Don’t fret! You’re further along the path to success than you realize. This year, Fail Forward.
Many of us make resolutions, hoping to break an old habit, or to start a new one. But more often than not, these are quickly abandoned. Some of us don’t even bother to make resolutions any more. But as was famously said by Mary Kay Ash, “People fail forward to success”. So what makes you so different? Why should you succeed without failing, even multiple times?
It’s also said that the definition of insanity is doing the same thing over and over and expecting a different result. So how can you make the same resolution again this year and expect something different? There’s a whole new body of research on the science of habits. Here’s your road map to success:
Locus of Control is a term used by psychologists which refers to the extent to which people believe they have power over events in their lives. A person with an internal locus of control believes that he or she can influence events and their outcomes, while someone with an external locus of control blames outside forces for everything. Take the classic resolution of losing weight for example. When we attribute our failure to lose weight to external factors like “my metabolism is different” or “I don’t have enough time” we’re giving away the power we have to be an agent of control in our own lives. But when we are honest with ourselves and identify our failure it gives us the ability to identify the obstacle and to change it if we choose to.
Make failure your friend
There’s no point in deflecting or making excuses for our failure. Accept the failure. Heck, look at how many other things you’ve succeeded at in your life! You have the right to fail once in a while, and failing just gives you another lesson in what doesn’t work. Stanford researcher Carol Dweck, author of “Mindset: The New Psychology of Success” asserts that people with a growth mindset believe that their most basic abilities can be developed through dedication and hard work and accept failure as part of the process. This view creates a love of learning and a resilience that is essential for great accomplishment.
Do a PR campaign on your brain
Re-message your failure. As Shirzad Chamine Ph.D. describes in his book, “Positive Intelligence” we all have well-disguised mental Sabouteurs. So instead of: “I’m lazy,” put a positive re-frame on it: “I’ve been prioritizing sleeping in over working out”. By doing so, you’re giving yourself the ability to change through action rather than accepting a fixed negative self-descriptor.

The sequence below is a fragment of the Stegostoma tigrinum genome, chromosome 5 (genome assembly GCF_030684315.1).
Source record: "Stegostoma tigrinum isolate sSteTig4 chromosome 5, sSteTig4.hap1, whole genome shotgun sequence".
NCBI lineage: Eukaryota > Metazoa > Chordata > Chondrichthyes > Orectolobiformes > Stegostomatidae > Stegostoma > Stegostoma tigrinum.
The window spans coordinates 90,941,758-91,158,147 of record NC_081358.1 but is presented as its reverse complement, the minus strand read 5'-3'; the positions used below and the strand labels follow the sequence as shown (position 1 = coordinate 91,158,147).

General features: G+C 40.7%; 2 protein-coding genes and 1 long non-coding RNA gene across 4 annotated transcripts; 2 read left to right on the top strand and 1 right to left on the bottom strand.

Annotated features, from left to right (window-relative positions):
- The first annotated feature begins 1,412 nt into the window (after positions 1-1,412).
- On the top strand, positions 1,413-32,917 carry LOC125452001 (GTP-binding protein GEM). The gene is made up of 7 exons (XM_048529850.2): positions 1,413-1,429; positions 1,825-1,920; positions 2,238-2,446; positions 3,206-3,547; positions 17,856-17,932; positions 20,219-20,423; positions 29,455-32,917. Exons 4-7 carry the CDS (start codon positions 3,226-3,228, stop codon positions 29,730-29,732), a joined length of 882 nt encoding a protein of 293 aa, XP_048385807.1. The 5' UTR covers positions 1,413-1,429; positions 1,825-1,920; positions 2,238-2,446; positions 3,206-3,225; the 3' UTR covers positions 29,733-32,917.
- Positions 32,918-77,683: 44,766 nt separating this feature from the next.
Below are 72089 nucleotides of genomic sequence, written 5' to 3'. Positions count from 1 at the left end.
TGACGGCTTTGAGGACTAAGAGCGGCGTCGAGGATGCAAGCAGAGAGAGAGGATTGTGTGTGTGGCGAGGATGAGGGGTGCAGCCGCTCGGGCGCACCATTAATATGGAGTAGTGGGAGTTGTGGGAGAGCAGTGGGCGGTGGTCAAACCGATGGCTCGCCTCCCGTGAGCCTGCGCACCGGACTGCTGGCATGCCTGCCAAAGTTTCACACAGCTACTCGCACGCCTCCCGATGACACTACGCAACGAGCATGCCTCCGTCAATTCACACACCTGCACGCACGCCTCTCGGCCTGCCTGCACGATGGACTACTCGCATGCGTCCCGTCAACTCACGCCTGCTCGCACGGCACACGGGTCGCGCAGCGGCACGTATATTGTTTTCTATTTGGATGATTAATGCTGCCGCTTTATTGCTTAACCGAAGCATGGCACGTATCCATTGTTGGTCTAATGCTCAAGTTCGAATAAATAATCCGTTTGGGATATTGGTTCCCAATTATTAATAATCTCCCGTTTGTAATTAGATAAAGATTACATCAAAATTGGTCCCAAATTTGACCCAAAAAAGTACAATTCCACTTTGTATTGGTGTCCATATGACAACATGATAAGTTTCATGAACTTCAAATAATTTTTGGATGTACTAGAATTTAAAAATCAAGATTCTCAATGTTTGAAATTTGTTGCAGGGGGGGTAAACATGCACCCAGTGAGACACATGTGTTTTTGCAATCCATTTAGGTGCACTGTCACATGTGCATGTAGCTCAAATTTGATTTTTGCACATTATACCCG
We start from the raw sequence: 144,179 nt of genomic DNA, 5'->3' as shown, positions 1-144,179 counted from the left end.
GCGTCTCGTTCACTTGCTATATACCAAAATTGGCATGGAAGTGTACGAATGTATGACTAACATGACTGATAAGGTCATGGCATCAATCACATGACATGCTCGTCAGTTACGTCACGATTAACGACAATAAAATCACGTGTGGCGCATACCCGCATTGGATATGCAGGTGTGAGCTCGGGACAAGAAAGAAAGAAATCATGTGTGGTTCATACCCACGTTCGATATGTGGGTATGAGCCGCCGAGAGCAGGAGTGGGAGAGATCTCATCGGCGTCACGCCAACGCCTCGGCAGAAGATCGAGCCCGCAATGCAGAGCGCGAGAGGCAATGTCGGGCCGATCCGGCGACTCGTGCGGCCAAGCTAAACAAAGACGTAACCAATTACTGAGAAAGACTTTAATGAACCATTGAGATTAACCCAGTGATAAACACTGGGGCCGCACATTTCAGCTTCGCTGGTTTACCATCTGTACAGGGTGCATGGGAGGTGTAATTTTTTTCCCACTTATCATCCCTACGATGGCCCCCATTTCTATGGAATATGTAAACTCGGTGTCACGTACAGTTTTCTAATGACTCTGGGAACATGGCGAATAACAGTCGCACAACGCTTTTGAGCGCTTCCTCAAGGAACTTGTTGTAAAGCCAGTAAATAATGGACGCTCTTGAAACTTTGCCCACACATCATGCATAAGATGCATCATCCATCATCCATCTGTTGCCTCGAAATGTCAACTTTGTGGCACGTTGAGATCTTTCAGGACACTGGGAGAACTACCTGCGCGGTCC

Have a Plan of Action
In the book, “Switch”, Chip and Dan Heath talk about building “instant habits” by setting up what they call action triggers —telling yourself that you will do X when Y happens. Research has found that this is so powerful that people who have an identified action trigger are 74% more likely to achieve their goals. So next time you want to start a new habit, use something that’s already routine as your action trigger--putting on your running shoes when you get out of bed for example.
BJ Fogg, a social scientist at Stanford University, has developed a method called Tiny Habits. The idea is to “pick a small step towards your goal – a step so tiny, you’ll think it’s ridiculous”, Fogg says. Because it’s radically easy, you’re more likely to actually complete the behavior, regardless of how much or how little motivation you feel. This may make running 5 miles three times a week look as tiny as walking out the front door in your running shoes three times a week, but the idea is that if you repeat a behavior often enough, those synaptic pathways are going to get worn in and turn the action into a habit. Once you’ve made it a habit you can up the ante and run around the block. But don’t forget to celebrate when you’ve succeeded in completing even just Tiny Habits, Fog warns. Do a private end zone dance or mental fist pump. Taking time to acknowledge and relish in your success will reinforce the desired behavior.
The best news is that even making small changes has a positive ripple effect to other parts of our lives. Small habits have a snowball effect. So this year, when you feel like you’ve tripped up on your New Year’s Resolution, instead of abandoning it completely, see your failure as a stepping stone towards success, get yourself up, dust yourself off and try again.